Upon reaching retirement age, individuals have the option to stop working and begin accessing their accumulated retirement savings. Some have smartly chosen to roll their 401k to a gold IRA, others have not. Regardless, when considering retirement, it is important to determine the most suitable state to reside in. The tax rules for retirement income vary by state, and your place of residence can significantly impact your tax payments.
There are variations in state tax policies when it comes to taxing retirement income. Knowing the differences is super important for your wallet. Specifically, states such as Alaska, Illinois, Nevada, New Hampshire, South Dakota, Pennsylvania, and Tennessee do not tax income from 401(k)s and IRAs, potentially resulting in significant savings for retirees.
Important Note: It’s best to consult with your tax accountant for advice and this article only provides information and should not be misconstrued as tax advice. Contact your accountant for retirement tax advice before making any significant life changes.
Which States Don’t Tax 401(k) Withdrawal Today
If you live in one of these states, you could be exempted from paying taxes on your 401(k) retirement income and that means more money in your pocket versus the state when it comes to 401(k) withdrawals.
Alaska’s tax system is favorable towards senior citizens, with exemptions on state income tax and retirement income from 401(k) or IRA. On the other hand, the state has a relatively high property tax rate. Something you must keep in mind when deciding to settle in Alaska.
South Dakota provides tax benefits for retirement income and withdrawals, while also imposing property and sales taxes. As a result, it is considered an attractive state for retirees seeking to optimize their long-term savings.
Don’t let taxes scare you! Tennessee’s income tax only targets interests and dividends earned on investments. And guess what? You won’t pay taxes on your 401(k) distributions, social security benefits, or pension income.
If you’re a senior citizen above 65, you’re tax-exempt! But wait, there’s more! The state does charge a 7% state sales tax, but that’s a small price to pay for all the tax benefits that the state offers. Head on over to Tennessee, where your money can go further!
After reaching the required age, retirement income from eligible employer plans is tax-free. This applies to 401(k) income, IRA payments, and social security payments. Withdrawing from a 401(k) before the age of 59 ½ may result in taxes. State sales tax for most purchases is 6%. Not bad all around.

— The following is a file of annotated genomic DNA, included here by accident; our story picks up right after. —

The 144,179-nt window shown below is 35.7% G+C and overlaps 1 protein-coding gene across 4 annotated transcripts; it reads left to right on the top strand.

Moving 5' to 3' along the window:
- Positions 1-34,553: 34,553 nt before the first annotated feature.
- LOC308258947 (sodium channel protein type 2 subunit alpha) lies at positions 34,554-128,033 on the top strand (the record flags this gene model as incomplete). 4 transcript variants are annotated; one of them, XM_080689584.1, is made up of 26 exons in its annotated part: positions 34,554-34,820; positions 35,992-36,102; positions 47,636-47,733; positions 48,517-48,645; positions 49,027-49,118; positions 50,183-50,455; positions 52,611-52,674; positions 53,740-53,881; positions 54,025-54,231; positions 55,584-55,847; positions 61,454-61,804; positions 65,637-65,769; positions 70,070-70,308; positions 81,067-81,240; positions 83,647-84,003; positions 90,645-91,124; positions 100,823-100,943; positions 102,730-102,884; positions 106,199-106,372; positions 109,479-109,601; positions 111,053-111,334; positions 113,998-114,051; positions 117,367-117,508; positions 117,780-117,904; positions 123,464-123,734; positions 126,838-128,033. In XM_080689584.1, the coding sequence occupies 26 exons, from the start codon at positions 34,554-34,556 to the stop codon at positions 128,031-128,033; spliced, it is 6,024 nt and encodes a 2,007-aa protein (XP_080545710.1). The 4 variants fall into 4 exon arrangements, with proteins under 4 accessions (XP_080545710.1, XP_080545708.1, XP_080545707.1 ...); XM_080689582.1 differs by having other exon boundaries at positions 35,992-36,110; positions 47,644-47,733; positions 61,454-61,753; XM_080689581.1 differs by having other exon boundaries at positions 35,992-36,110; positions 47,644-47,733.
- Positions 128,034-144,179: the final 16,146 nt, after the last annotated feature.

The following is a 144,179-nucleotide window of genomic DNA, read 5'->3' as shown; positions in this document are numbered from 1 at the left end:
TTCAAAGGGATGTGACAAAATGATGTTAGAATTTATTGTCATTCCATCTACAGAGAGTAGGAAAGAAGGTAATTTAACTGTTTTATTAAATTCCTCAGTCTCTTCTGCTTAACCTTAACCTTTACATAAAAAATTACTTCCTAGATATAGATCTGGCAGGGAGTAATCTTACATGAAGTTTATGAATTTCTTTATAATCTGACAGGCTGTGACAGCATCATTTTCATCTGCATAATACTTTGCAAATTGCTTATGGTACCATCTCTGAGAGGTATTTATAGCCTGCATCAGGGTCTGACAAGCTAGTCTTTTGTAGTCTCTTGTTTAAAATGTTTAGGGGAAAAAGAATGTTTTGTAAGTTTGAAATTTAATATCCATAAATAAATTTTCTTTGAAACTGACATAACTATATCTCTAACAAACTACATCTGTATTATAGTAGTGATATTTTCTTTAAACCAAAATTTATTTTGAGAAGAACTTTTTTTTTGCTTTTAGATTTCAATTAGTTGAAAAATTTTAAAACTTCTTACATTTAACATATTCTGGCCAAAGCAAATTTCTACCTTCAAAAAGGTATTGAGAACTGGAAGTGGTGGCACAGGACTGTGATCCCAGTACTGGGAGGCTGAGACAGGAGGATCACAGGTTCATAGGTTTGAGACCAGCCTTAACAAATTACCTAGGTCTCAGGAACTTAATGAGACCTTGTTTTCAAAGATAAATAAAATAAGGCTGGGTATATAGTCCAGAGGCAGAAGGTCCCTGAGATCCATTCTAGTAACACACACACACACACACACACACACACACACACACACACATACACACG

Nevada does not tax 401(k) earnings or part-time job income. They also exempt IRA and pension income from taxation. Retiring in Nevada can save you money since your retirement income won’t be taxed. Purchases in Nevada are subject to a 6.85% state sales tax.
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Retirees can live off retirement income alone in New Hampshire. The state only taxes interest and dividends, not earnings from 401(k), IRA, or social security benefits. Sales tax is also not charged on purchases. However, property taxes in the state are high. It’s a great state for those who like to hike and ski though!
Fun in the Sun” Florida offers a favorable tax environment for retirees, as the state does not levy an income tax and allows for the retention of 401(k) earnings, social security benefits, and part-time job income. Many people choose to settle in Florida for this reason alone. It’s important to note that the state does impose a 6% state sales tax. My suggestion is Miami, FL if you’re planning on retiring anywhere in the state.
Illinois imposes income tax on residents, however, qualified employer-sponsored retirement plan income, pension income, and social security benefits are exempt from taxation. Additionally, the state imposes a 6.25% sales tax on purchases.
Mississippi offers a tax exemption on 401(k) income for retirees over 59 ½, and early retirees may face taxation based on their tax bracket rate. The state imposes a sales tax rate of 7%. The good thing about Mississippi is that the cost of living is relatively inexpensive.
Retiring in Texas can offer financial advantages, including exemption from state income tax on 401(k) and IRA distributions and part-time earnings. Nonetheless, the state imposes a sales tax and property tax. So, keep that in mind if you’re looking to move to Texas to retire.
Washington is a state that does not have state income taxes on 401(k) distributions, irrespective of income, making it tax-friendly. Since there is no income tax, other retirement distributions like social security benefits and pensions are not impacted. Nevertheless, residents are expected to pay sales tax on their purchases and property taxes if they own a home.
Wyoming has no state income tax and retirees are 100% exempt when it comes to retirement income, social security benefits, and part-time employment income from taxation. The state has a 4% sales tax and relatively low property tax rates compared to other US states. This is one of the lowest-taxed states that I’ve come across.
Conclusion: You’ve Got Options!
The good news here is that if you’re looking to avoid state taxes on 401k withdrawals, then you’ve got plenty of options to choose from. My suggestion would be to consider settling in one of these states to save money in the long run.
Now for the big question, should you keep your money in your 401k?
That’s a personal choice and many individuals have chosen to move from a traditional 401k to a precious metals-backed IRA account. If you’re interested in doing so to hedge inflation and diversify your risk, then see below.
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